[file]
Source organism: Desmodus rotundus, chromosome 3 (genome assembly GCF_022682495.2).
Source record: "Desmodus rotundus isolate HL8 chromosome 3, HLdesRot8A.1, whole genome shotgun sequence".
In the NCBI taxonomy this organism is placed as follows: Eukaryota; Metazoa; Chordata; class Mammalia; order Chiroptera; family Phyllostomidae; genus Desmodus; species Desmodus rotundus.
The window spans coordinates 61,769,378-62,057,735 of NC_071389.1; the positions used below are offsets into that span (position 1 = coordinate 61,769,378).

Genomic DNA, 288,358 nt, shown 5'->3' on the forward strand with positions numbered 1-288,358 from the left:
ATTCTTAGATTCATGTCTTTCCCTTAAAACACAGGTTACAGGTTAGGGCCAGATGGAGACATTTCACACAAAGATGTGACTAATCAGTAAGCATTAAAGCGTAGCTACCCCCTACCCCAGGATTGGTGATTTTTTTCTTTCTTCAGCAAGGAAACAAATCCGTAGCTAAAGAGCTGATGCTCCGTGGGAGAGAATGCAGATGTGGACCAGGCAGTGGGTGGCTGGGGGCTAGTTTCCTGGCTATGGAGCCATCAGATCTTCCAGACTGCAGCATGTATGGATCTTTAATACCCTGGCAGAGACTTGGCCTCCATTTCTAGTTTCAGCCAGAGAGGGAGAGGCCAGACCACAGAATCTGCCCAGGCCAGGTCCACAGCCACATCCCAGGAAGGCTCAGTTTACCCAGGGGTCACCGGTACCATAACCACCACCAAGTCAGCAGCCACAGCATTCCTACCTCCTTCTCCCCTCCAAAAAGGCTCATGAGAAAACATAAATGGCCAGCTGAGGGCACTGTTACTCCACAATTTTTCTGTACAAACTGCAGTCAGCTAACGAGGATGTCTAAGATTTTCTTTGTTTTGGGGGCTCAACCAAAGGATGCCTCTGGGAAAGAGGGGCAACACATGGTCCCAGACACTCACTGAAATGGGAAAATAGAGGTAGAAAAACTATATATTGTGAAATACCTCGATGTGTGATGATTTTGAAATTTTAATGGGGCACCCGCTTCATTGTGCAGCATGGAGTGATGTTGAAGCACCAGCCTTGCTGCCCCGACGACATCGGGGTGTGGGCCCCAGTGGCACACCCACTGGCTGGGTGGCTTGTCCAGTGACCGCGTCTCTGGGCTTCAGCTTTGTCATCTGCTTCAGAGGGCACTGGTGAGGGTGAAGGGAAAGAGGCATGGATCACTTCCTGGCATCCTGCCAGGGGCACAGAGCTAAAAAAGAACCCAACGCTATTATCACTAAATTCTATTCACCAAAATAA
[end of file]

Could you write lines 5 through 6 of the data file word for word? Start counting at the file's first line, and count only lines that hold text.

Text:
Genomic DNA, 288,358 nt, shown 5'->3' on the forward strand with positions numbered 1-288,358 from the left:
ATTCTTAGATTCATGTCTTTCCCTTAAAACACAGGTTACAGGTTAGGGCCAGATGGAGACATTTCACACAAAGATGTGACTAATCAGTAAGCATTAAAGCGTAGCTACCCCCTACCCCAGGATTGGTGATTTTTTTCTTTCTTCAGCAAGGAAACAAATCCGTAGCTAAAGAGCTGATGCTCCGTGGGAGAGAATGCAGATGTGGACCAGGCAGTGGGTGGCTGGGGGCTAGTTTCCTGGCTATGGAGCCATCAGATCTTCCAGACTGCAGCATGTATGGATCTTTAATACCCTGGCAGAGACTTGGCCTCCATTTCTAGTTTCAGCCAGAGAGGGAGAGGCCAGACCACAGAATCTGCCCAGGCCAGGTCCACAGCCACATCCCAGGAAGGCTCAGTTTACCCAGGGGTCACCGGTACCATAACCACCACCAAGTCAGCAGCCACAGCATTCCTACCTCCTTCTCCCCTCCAAAAAGGCTCATGAGAAAACATAAATGGCCAGCTGAGGGCACTGTTACTCCACAATTTTTCTGTACAAACTGCAGTCAGCTAACGAGGATGTCTAAGATTTTCTTTGTTTTGGGGGCTCAACCAAAGGATGCCTCTGGGAAAGAGGGGCAACACATGGTCCCAGACACTCACTGAAATGGGAAAATAGAGGTAGAAAAACTATATATTGTGAAATACCTCGATGTGTGATGATTTTGAAATTTTAATGGGGCACCCGCTTCATTGTGCAGCATGGAGTGATGTTGAAGCACCAGCCTTGCTGCCCCGACGACATCGGGGTGTGGGCCCCAGTGGCACACCCACTGGCTGGGTGGCTTGTCCAGTGACCGCGTCTCTGGGCTTCAGCTTTGTCATCTGCTTCAGAGGGCACTGGTGAGGGTGAAGGGAAAGAGGCATGGATCACTTCCTGGCATCCTGCCAGGGGCACAGAGCTAAAAAAGAACCCAACGCTATTATCACTAAATTCTATTCACCAAAATAA